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Critically examine the ways in which tourism marketing strategies and activities are responding to progress in information technology. The objective of this essay is to examine the subject of tourism marketing, with the main focus on how tourism marketing strategies and activities are responding to progress in information technology. Firstly, there is a brief outline of the key concepts in both tourism and marketing, followed by an introduction of IT and how it has been applied in the past. The essay then develops further with a more detailed examination of IT as it is presently, and its affect on tourism marketing. Finally, there is a conclusion, with a summary of the main points illustrated. "Tourism involves the movement, accommodation, entertainment and general servicing of clients from one geographical location, to another. These activities must be combined differently, integrated and 'packaged' to suit complex and rapidly changing consumer requirements." (Poon, 1993). Governments encourage the growth of tourism, as it is a powerful source of economic activity. The marketing of tourism, like all businesses, requires a need to create customer value and satisfaction. Marketing (in brief) is about identifying and satisfying consumer needs at a profitable level. Part of this process is creating a suitable marketing mix that can be used to its fullest potential (by giving you a competitive advantage), which commonly comprises of product, price, place, and promotion. Of course, there is a lot more to explain about marketing, but the main focus of this essay is to look at IT with tourism marketing. "Quality is critical for competitive success. The potential of IT to improve the quality of travel and tourism services is currently under-exploited" (Poon, 1993).
It is the primary digital format for powerful marketing in use today. Consumers, on the other hand, benefit by being able to undertake on-line reservations, and in their own time, perhaps when other travel agencies are closed. They can access accurate, reliable and up-to-date information to purchase only the most suitable products for their own individual needs. Although in marketing it is difficult to satisfy everyone's needs, this process makes it that little bit more possible. To add to this, users are empowered to gain information on a whole range of additional data about the resources, history and, social/economic structure of their destination. Parallel with the Internet, there is the World Wide Web (WWW), another powerful marketing tool. The first and most basic commitment a company can make to the Internet is to establish its own Web site. This, again, allows them to build a relationship with users, inviting comments and feedback, so to "push" relevant promotional messages to the right markets. The website essentially acts as a channel of communication and distribution, offering users the opportunity to book online, hence enabling the delivery of information and selling simultaneously. They can reach a mass audience directly and tour operators, for example, can distribute electronic brochures and booking forms through the WWW directly to consumers, even niche markets. This saves the cost for developing, printing, storing and distributing conventional brochures, which is estimated to be approximately £20 per booking (Cooper et al, 1998). It is emphasised by Liu (2000) that in the travel business, the Web's flexibility and instantaneousness in information transmission is invaluable. However, it should also be stressed that such technology is likely to result in increased competition between some products.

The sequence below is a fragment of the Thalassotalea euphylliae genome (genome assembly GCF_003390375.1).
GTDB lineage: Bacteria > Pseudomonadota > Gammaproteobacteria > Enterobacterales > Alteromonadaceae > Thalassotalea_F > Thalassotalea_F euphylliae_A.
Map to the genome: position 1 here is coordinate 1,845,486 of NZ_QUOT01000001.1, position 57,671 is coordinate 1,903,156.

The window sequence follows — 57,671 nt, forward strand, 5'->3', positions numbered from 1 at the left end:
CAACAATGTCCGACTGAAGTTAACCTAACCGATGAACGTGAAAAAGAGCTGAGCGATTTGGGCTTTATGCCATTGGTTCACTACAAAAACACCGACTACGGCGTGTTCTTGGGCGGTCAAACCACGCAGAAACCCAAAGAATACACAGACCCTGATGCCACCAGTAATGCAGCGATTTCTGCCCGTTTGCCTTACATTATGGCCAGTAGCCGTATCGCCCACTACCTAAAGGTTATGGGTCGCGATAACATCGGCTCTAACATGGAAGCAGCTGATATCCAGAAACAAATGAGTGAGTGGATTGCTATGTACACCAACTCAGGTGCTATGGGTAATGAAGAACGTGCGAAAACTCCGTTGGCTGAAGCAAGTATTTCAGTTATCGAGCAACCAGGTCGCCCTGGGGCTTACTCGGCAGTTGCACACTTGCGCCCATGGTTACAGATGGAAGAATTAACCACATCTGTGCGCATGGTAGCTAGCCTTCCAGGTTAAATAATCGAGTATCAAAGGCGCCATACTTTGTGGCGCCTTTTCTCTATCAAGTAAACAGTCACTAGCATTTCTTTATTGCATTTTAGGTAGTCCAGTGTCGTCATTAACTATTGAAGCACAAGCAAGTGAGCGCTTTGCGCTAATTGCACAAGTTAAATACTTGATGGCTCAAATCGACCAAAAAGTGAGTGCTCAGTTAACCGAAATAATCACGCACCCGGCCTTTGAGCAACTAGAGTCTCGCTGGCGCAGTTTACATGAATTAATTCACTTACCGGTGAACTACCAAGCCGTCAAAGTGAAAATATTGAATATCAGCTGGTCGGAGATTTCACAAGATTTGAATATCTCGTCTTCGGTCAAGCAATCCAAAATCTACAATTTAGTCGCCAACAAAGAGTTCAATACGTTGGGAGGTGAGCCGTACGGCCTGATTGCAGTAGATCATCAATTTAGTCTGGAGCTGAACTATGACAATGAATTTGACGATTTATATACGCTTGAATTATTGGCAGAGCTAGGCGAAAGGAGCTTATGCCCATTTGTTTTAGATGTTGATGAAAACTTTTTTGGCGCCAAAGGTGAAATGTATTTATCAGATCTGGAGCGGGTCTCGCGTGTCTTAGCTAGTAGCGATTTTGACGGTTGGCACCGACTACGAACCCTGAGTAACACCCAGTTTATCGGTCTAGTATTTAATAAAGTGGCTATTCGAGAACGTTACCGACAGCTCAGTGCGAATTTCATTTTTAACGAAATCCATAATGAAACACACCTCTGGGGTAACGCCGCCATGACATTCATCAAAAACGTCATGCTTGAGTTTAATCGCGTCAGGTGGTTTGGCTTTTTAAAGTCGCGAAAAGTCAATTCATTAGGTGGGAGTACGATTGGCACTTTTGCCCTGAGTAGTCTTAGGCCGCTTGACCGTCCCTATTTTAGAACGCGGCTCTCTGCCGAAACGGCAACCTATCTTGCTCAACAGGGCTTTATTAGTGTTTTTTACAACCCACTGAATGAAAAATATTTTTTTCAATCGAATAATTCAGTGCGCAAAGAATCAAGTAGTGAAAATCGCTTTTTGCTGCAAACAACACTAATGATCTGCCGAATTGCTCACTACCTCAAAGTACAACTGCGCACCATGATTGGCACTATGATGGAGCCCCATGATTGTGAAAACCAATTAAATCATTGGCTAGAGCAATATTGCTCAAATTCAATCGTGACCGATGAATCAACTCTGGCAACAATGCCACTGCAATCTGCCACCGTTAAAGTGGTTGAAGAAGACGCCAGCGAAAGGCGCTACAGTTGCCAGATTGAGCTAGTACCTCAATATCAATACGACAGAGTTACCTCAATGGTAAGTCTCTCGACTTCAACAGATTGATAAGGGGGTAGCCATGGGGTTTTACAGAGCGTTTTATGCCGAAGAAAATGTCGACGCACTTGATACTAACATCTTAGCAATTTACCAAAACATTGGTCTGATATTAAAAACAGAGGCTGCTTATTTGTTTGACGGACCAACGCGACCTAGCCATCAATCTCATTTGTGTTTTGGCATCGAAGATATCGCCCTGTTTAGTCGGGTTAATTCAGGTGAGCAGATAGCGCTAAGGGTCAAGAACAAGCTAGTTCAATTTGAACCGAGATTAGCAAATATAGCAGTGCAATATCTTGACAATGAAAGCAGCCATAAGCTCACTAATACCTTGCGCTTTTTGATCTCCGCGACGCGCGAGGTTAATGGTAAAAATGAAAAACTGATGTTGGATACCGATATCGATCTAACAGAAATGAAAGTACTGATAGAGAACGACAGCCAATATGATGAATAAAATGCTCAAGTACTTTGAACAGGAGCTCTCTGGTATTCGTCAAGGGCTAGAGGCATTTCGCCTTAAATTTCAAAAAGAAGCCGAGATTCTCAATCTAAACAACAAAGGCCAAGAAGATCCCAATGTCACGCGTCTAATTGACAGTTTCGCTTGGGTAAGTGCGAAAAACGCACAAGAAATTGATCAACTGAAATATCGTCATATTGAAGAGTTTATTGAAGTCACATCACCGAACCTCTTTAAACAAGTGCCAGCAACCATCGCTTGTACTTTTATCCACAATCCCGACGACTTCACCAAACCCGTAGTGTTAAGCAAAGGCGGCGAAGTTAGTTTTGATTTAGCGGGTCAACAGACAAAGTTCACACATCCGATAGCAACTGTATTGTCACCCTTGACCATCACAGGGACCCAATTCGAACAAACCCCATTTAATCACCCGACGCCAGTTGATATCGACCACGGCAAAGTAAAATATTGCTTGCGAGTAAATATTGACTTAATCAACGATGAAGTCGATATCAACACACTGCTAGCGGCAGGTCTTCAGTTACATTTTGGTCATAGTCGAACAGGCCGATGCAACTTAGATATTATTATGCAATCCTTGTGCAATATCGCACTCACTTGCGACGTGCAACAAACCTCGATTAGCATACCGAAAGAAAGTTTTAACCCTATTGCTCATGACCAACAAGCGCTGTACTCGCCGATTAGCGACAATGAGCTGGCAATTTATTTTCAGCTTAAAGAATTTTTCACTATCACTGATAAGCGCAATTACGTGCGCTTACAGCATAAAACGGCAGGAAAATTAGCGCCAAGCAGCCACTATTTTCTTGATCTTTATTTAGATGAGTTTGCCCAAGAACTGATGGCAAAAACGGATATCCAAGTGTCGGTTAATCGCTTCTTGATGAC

An expansion or growth of this kind of technology is the new ticketless-travel or e-ticketing, where check-in is done with proof of identity and a booking reference number. This saves the cost of printing, postage and time. In conclusion to this essay, I will draw together the main points. First of all, tourism is an extremely important industry to the economy, and a growth industry. The marketing of tourism, like other products relies heavily on customer value and satisfaction. However, the various forms of information technology have allowed tourism marketing strategies and activities to be carried out more easily and effectively. For instance, companies can best enhance their competitive performance by effectively exploiting new technologies, such as CRSs, GDSs, Internet, WWW and many more. The electronic distribution systems have undoubtedly led to major structural changes within the tourism industry. CRSs have grown to a point where they are industries in their own right, and GDSs have brought about marketing opportunities that offer great potential for increased hotel sales. Besides this, the Internet and WWW have enabled an improved means of marketing directly with consumers. The interactivity and communication is fast and allows for immediate response to consumer needs, which in turn helps build on relationship marketing and customer loyalty. The consumers, on the other hand gain benefits of having the ability to purchase products that are suitable to their own individual needs, as well as getting additional information on the history and social/economic structure of their destination. Overall, IT has grown quite significantly in the last decade, and tourism marketing activities have successfully utilised the new technology to put them at a better competitive advantage, improving the service to customers.
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